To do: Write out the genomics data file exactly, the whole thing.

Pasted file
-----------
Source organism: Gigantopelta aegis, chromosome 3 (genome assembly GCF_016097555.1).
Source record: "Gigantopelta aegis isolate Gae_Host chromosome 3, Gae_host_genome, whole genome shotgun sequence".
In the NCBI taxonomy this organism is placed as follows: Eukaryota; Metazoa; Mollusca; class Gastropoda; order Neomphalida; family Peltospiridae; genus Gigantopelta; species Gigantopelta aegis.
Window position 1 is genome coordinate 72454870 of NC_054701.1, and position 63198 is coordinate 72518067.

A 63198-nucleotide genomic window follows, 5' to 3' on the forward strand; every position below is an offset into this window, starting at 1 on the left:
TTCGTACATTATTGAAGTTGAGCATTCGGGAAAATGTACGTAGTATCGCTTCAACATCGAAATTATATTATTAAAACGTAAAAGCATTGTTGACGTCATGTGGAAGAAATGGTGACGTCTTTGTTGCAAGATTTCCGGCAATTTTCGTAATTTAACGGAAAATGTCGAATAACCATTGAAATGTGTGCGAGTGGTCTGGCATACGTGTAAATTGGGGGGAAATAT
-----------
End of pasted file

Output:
Source organism: Gigantopelta aegis, chromosome 3 (genome assembly GCF_016097555.1).
Source record: "Gigantopelta aegis isolate Gae_Host chromosome 3, Gae_host_genome, whole genome shotgun sequence".
In the NCBI taxonomy this organism is placed as follows: Eukaryota; Metazoa; Mollusca; class Gastropoda; order Neomphalida; family Peltospiridae; genus Gigantopelta; species Gigantopelta aegis.
Window position 1 is genome coordinate 72454870 of NC_054701.1, and position 63198 is coordinate 72518067.

A 63198-nucleotide genomic window follows, 5' to 3' on the forward strand; every position below is an offset into this window, starting at 1 on the left:
TTCGTACATTATTGAAGTTGAGCATTCGGGAAAATGTACGTAGTATCGCTTCAACATCGAAATTATATTATTAAAACGTAAAAGCATTGTTGACGTCATGTGGAAGAAATGGTGACGTCTTTGTTGCAAGATTTCCGGCAATTTTCGTAATTTAACGGAAAATGTCGAATAACCATTGAAATGTGTGCGAGTGGTCTGGCATACGTGTAAATTGGGGGGAAATAT